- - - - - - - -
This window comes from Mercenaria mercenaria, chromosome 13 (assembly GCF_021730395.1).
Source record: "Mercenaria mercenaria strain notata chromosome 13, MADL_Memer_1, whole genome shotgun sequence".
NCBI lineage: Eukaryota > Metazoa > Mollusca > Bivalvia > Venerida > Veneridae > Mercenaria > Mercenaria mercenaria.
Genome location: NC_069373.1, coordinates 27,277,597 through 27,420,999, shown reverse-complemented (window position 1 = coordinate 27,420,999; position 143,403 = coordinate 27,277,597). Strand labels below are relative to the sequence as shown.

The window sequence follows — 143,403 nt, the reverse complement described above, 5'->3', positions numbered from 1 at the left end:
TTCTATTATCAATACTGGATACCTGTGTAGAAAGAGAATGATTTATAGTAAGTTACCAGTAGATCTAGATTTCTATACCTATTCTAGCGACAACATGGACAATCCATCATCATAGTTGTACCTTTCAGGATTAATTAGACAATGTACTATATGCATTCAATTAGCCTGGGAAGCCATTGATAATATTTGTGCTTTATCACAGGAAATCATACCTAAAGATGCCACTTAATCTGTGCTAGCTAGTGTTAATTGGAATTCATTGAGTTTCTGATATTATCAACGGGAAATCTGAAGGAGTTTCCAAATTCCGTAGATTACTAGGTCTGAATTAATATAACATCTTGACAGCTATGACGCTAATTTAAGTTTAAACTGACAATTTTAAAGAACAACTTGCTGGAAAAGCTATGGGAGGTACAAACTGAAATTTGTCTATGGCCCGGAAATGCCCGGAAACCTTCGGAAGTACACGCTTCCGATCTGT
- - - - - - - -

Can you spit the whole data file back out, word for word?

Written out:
This window comes from Mercenaria mercenaria, chromosome 13 (assembly GCF_021730395.1).
Source record: "Mercenaria mercenaria strain notata chromosome 13, MADL_Memer_1, whole genome shotgun sequence".
NCBI lineage: Eukaryota > Metazoa > Mollusca > Bivalvia > Venerida > Veneridae > Mercenaria > Mercenaria mercenaria.
Genome location: NC_069373.1, coordinates 27,277,597 through 27,420,999, shown reverse-complemented (window position 1 = coordinate 27,420,999; position 143,403 = coordinate 27,277,597). Strand labels below are relative to the sequence as shown.

The window sequence follows — 143,403 nt, the reverse complement described above, 5'->3', positions numbered from 1 at the left end:
TTCTATTATCAATACTGGATACCTGTGTAGAAAGAGAATGATTTATAGTAAGTTACCAGTAGATCTAGATTTCTATACCTATTCTAGCGACAACATGGACAATCCATCATCATAGTTGTACCTTTCAGGATTAATTAGACAATGTACTATATGCATTCAATTAGCCTGGGAAGCCATTGATAATATTTGTGCTTTATCACAGGAAATCATACCTAAAGATGCCACTTAATCTGTGCTAGCTAGTGTTAATTGGAATTCATTGAGTTTCTGATATTATCAACGGGAAATCTGAAGGAGTTTCCAAATTCCGTAGATTACTAGGTCTGAATTAATATAACATCTTGACAGCTATGACGCTAATTTAAGTTTAAACTGACAATTTTAAAGAACAACTTGCTGGAAAAGCTATGGGAGGTACAAACTGAAATTTGTCTATGGCCCGGAAATGCCCGGAAACCTTCGGAAGTACACGCTTCCGATCTGT